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The Strathprints institutional repository is a digital archive of University of Strathclyde's Open Access research outputs. Strathprints provides access to thousands of Open Access research papers by University of Strathclyde researchers, including by researchers from the Department of Computer & Information Sciences involved in mathematically structured programming, similarity and metric search, computer security, software systems, combinatronics and digital health.

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‘“Broken Men” and “Thatcher’s Children”: memory and legacy in the Scottish coalfields : Paper to the Working Class Studies Association Conference, Chicago

Perchard, Andrew (2011) ‘“Broken Men” and “Thatcher’s Children”: memory and legacy in the Scottish coalfields : Paper to the Working Class Studies Association Conference, Chicago. In: Working Class Studies Association Conference 2011, 2011-06-22. (Unpublished)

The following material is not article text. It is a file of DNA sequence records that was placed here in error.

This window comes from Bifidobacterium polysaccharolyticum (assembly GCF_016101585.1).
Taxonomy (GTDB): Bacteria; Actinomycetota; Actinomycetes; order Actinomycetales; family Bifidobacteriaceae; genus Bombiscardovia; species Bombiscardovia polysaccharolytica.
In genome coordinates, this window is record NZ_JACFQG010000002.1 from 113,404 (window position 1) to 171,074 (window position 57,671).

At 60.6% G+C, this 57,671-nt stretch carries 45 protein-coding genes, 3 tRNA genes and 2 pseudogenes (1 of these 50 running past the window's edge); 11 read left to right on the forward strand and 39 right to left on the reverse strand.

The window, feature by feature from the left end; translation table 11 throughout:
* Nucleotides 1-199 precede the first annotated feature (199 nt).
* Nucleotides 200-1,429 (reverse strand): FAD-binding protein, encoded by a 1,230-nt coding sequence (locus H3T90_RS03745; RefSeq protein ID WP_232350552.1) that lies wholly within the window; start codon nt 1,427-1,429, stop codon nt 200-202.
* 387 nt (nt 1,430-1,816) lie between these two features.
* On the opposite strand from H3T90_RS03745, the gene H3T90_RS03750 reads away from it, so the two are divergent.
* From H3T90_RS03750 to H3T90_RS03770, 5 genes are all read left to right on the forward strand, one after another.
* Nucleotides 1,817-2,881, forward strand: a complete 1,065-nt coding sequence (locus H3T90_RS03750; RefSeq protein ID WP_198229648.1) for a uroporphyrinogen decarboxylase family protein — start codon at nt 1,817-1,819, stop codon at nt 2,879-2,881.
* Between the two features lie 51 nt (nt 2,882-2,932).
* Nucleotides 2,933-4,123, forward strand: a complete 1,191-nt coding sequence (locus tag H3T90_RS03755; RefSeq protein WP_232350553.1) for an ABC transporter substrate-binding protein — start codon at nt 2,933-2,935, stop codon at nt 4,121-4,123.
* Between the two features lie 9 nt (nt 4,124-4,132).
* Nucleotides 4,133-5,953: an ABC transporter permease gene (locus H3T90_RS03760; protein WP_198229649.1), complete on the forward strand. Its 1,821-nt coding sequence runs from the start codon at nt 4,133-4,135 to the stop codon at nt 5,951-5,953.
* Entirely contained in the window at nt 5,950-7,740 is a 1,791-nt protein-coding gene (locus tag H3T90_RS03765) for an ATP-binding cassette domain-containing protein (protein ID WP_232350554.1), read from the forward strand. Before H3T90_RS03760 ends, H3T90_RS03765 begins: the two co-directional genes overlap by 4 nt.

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In 1939, Scottish deep coal-mining employed 90,000 workers. Nationalization of the British coal industry in 1947 renewed hope for the future of coal, and new developments a sense of optimism in the industry’s permanence on the economic landscape of post-war Scotland. Over the next four decades the industry shed 70,000 jobs, over a third of these lost between the mid-1950s and 1964 (Knox 1999; Perchard 2007). What remained of the industry was subject to stringent and far-reaching cuts over the next twenty years, with Scotland’s last deep coal mine closing in 2002. As a recent review of the activities of the principal regeneration body for the coalfields observed, the contraction of this industry continues to cast a long shadow over former coalfield communities across Scotland (EKOS 2009). The two characterisations of the legacy of the contraction, and disappearance, of Scotland’s deep coal-mining industry – ‘broken men’ and ‘Thatcher’s children’ – are indicative of a number of dominant narratives, capturing its contested legacy. Redolent in these testimonies are the scars of past conflict and occupational injuries and disease, and the ambivalence and powerlessness over the loss of a workplace and culture, so evident in other areas affected by industrial closures (e.g. Strangleman 2001; Linkon and Russo 2002), suffusing personal and collective narratives. This paper will examine the long-term legacy of the contraction of the industry, with a particular emphasis on how this has been experienced alongside the construction of group and individual memories, as well as its effect on Scottish national consciousness.